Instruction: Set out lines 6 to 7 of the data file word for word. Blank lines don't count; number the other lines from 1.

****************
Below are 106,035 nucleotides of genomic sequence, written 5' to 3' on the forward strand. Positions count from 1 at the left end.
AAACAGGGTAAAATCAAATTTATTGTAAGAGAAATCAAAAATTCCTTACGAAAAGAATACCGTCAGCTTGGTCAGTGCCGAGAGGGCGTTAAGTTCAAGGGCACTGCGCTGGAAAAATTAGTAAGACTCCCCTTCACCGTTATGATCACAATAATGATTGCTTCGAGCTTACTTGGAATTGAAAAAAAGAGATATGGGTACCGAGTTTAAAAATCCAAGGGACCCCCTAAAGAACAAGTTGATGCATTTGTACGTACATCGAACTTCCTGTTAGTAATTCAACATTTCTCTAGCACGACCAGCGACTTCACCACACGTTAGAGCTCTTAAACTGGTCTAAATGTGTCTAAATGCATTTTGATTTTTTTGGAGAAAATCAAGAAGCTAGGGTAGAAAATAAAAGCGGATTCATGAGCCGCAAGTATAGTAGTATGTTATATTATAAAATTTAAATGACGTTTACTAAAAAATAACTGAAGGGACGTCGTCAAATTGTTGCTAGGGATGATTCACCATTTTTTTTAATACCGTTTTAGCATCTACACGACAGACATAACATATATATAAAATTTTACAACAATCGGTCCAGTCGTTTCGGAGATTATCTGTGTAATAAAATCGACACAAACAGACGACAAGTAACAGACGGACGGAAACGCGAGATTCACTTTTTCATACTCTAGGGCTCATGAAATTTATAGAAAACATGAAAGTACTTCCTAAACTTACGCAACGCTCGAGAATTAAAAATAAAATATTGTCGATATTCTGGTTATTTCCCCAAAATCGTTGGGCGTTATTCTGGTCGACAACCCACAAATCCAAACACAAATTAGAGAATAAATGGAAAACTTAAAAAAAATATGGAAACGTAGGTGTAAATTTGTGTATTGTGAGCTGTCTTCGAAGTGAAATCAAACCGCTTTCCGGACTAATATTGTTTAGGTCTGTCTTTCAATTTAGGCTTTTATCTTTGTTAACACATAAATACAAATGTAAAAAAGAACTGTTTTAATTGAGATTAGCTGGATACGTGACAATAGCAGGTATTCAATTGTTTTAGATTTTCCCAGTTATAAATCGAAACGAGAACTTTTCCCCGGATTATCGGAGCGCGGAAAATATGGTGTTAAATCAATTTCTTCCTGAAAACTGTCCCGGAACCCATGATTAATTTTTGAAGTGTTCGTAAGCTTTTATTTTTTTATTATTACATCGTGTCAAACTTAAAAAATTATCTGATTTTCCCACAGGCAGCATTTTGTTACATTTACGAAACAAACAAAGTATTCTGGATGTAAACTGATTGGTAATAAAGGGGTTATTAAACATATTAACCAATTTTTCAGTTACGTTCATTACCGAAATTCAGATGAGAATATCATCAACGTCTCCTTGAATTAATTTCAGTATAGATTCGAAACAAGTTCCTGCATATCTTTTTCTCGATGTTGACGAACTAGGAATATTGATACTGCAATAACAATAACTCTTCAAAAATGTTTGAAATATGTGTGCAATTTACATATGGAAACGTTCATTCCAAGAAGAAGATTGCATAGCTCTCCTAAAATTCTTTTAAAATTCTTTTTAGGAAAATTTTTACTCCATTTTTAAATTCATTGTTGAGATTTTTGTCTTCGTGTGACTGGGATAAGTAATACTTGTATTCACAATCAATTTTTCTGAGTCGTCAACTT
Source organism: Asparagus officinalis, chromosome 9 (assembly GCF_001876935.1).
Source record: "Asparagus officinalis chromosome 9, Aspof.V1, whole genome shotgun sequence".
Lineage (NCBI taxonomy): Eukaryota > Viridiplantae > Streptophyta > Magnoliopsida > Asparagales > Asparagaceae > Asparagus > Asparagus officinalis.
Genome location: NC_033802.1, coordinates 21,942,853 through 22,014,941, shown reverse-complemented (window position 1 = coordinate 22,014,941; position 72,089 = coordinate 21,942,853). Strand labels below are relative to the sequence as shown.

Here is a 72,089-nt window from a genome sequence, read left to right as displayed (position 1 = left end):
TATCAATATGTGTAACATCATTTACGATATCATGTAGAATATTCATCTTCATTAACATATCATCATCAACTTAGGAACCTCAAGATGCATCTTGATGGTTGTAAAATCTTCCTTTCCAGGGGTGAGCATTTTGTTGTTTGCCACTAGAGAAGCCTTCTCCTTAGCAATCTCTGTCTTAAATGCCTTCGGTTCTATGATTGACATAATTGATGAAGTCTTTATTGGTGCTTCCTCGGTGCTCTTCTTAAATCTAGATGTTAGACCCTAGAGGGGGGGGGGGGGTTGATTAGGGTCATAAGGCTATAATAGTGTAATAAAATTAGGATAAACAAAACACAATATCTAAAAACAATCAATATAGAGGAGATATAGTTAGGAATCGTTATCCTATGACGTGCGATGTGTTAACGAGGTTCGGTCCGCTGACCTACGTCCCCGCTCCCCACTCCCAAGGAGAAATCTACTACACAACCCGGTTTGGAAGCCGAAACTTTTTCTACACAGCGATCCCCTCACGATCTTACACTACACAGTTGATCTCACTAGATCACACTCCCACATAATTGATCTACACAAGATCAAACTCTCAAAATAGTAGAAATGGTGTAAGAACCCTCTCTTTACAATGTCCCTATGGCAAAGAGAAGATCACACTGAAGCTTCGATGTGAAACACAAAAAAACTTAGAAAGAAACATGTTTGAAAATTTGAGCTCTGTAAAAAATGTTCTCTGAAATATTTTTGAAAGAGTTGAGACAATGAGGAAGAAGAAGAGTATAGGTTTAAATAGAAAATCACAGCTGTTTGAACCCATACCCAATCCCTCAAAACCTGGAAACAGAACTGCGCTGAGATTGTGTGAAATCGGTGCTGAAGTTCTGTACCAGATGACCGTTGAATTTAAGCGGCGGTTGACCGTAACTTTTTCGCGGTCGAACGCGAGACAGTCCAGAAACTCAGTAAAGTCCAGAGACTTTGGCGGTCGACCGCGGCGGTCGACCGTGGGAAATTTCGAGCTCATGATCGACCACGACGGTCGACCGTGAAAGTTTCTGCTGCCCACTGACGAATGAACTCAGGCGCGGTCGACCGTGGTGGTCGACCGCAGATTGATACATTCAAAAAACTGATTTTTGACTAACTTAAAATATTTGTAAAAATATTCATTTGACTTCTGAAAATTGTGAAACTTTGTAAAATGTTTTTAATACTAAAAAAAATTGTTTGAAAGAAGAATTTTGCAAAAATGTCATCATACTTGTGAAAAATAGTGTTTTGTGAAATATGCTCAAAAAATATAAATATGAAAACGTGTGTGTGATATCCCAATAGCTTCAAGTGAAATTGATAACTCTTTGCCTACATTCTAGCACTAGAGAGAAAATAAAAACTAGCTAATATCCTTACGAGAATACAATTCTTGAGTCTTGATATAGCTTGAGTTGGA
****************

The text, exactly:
Genome location: NC_033802.1, coordinates 21,942,853 through 22,014,941, shown reverse-complemented (window position 1 = coordinate 22,014,941; position 72,089 = coordinate 21,942,853). Strand labels below are relative to the sequence as shown.

Here is a 72,089-nt window from a genome sequence, read left to right as displayed (position 1 = left end):